catallaxy files

catallaxy in technical exile

Pericles funeral oration

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With the death of the 2000th US soldier in Iraq, it may be of interest to revisit the great funeral speech of Pericles in ancient Greece, celebrating the heroes who fell in defence of the city.

Possibly the most relevant parts for the moment are his words to the relatives of the bereaved but you will have to look into the link to find them because these extracts are my favorite parts of the oration.

Our form of government does not enter into rivalry with the institutions of others. Our government does not copy our neighbors’, but is an example to them. It is true that we are called a democracy, for the administration is in the hands of the many and not of the few. But while there exists equal justice to all and alike in their private disputes, the claim of excellence is also recognized; and when a citizen is in any way distinguished, he is preferred to the public service, not as a matter of privilege, but as the reward of merit. Neither is poverty an obstacle, but a man may benefit his country whatever the obscurity of his condition.


There is no exclusiveness in our public life, and in our private business we are not suspicious of one another, nor angry with our neighbor if he does what he likes; we do not put on sour looks at him which, though harmless, are not pleasant. While we are thus unconstrained in our private business, a spirit of reverence pervades our public acts; we are prevented from doing wrong by respect for the authorities and for the laws, having a particular regard to those which are ordained for the protection of the injured as well as those unwritten laws which bring upon the transgressor of them the reprobation of the general sentiment.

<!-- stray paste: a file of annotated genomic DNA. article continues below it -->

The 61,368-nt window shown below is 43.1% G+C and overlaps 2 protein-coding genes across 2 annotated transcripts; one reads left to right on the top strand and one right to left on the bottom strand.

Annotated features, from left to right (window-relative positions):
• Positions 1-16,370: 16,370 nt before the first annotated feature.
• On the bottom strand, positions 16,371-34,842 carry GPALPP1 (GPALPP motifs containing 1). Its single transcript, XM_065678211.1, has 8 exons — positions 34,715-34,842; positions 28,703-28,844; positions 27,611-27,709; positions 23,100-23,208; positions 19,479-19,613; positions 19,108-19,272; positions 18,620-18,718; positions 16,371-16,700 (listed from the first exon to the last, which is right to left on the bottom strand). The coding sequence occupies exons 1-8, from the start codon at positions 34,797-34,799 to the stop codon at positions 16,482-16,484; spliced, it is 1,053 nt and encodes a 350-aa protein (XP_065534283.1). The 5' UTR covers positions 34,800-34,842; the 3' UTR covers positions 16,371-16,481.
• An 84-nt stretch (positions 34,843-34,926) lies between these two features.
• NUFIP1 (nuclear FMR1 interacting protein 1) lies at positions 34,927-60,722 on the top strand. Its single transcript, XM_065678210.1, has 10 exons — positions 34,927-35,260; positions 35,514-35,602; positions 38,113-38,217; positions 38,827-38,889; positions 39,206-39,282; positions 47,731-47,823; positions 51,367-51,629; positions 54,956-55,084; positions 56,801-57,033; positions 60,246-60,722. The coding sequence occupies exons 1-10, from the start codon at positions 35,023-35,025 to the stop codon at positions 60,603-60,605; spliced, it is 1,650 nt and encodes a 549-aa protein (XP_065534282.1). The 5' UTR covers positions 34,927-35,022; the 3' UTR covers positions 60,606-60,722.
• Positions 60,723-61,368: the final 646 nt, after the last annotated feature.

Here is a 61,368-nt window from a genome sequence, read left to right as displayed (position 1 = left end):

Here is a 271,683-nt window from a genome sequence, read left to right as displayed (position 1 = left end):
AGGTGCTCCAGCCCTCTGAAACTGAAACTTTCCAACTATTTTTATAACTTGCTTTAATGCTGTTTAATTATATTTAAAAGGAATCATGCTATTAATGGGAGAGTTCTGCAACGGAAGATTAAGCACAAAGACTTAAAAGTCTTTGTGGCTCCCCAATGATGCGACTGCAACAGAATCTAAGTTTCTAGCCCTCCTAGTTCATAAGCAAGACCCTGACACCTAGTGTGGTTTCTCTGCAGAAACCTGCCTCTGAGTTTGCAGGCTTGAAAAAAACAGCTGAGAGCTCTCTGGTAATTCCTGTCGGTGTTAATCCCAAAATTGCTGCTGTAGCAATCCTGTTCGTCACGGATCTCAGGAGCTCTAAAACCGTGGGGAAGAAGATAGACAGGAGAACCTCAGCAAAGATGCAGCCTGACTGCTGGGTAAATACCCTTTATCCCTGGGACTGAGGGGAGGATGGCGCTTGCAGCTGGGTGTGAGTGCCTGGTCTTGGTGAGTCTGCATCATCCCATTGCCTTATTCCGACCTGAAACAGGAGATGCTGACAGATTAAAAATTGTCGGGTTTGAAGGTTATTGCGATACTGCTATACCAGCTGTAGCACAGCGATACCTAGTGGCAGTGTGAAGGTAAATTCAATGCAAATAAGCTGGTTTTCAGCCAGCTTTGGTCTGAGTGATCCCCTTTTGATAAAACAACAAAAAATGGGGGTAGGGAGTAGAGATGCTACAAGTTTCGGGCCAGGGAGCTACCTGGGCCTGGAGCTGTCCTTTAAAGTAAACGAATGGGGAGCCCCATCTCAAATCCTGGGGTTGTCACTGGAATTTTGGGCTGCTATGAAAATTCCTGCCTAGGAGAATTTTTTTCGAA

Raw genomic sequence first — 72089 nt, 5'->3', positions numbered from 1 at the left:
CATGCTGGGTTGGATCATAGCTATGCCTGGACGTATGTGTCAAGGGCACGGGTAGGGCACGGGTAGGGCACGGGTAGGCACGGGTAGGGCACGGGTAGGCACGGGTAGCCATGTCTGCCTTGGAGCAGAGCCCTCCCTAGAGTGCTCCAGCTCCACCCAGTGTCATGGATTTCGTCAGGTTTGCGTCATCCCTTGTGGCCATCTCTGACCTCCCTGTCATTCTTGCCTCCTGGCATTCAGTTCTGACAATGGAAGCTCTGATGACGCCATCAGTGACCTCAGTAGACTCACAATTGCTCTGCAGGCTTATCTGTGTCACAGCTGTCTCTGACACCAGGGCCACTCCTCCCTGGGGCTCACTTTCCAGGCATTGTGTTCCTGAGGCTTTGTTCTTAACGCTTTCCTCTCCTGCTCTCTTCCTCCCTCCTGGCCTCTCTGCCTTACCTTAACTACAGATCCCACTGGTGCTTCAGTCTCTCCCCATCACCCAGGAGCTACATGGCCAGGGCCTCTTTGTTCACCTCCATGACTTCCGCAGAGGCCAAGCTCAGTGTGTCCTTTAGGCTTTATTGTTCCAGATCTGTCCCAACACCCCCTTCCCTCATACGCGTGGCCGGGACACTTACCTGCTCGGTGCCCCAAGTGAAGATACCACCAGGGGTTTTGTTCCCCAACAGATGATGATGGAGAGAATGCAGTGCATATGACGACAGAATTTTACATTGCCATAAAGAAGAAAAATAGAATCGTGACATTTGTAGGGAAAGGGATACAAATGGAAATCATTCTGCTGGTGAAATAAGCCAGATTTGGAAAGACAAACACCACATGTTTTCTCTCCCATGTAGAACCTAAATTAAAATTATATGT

And we have not forgotten to provide for our weary spirits many relaxations from toil; we have regular games and sacrifices throughout the year; our homes are beautiful and elegant; and the delight which we daily feel in all these things helps to banish sorrow.

Because of the greatness of our city the fruits of the whole earth flow in upon us; so that we enjoy the goods of other countries as freely as our own. Our city is thrown open to the world, though and we never expel a foreigner and prevent him from seeing or learning anything of which the secret if revealed to an enemy might profit him. We rely not upon management or trickery, but upon our own hearts and hands.

As an aside, it may that the Achilles heel of Athens was its empire and the heavy handed way it treated its foreign dominions. There may be a lesson in that, in addition to the lessons of the funeral speech.

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Written by Admin

October 29, 2005 at 9:58 am

Posted in Uncategorized

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